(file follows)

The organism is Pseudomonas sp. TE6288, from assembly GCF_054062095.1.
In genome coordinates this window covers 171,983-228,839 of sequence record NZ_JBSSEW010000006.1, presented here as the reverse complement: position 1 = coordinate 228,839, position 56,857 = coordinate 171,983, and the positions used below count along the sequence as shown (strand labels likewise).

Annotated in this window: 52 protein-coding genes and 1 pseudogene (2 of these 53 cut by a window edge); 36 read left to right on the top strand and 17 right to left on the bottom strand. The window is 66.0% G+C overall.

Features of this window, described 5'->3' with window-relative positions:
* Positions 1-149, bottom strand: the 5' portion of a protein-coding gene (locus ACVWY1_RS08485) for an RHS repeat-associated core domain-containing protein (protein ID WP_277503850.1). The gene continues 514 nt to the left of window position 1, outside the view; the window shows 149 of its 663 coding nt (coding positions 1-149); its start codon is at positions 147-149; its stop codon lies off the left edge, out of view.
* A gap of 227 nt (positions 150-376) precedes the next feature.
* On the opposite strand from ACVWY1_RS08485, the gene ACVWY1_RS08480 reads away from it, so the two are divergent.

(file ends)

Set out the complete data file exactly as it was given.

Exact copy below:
The organism is Pseudomonas sp. TE6288, from assembly GCF_054062095.1.
In genome coordinates this window covers 171,983-228,839 of sequence record NZ_JBSSEW010000006.1, presented here as the reverse complement: position 1 = coordinate 228,839, position 56,857 = coordinate 171,983, and the positions used below count along the sequence as shown (strand labels likewise).

Annotated in this window: 52 protein-coding genes and 1 pseudogene (2 of these 53 cut by a window edge); 36 read left to right on the top strand and 17 right to left on the bottom strand. The window is 66.0% G+C overall.

Features of this window, described 5'->3' with window-relative positions:
* Positions 1-149, bottom strand: the 5' portion of a protein-coding gene (locus ACVWY1_RS08485) for an RHS repeat-associated core domain-containing protein (protein ID WP_277503850.1). The gene continues 514 nt to the left of window position 1, outside the view; the window shows 149 of its 663 coding nt (coding positions 1-149); its start codon is at positions 147-149; its stop codon lies off the left edge, out of view.
* A gap of 227 nt (positions 150-376) precedes the next feature.
* On the opposite strand from ACVWY1_RS08485, the gene ACVWY1_RS08480 reads away from it, so the two are divergent.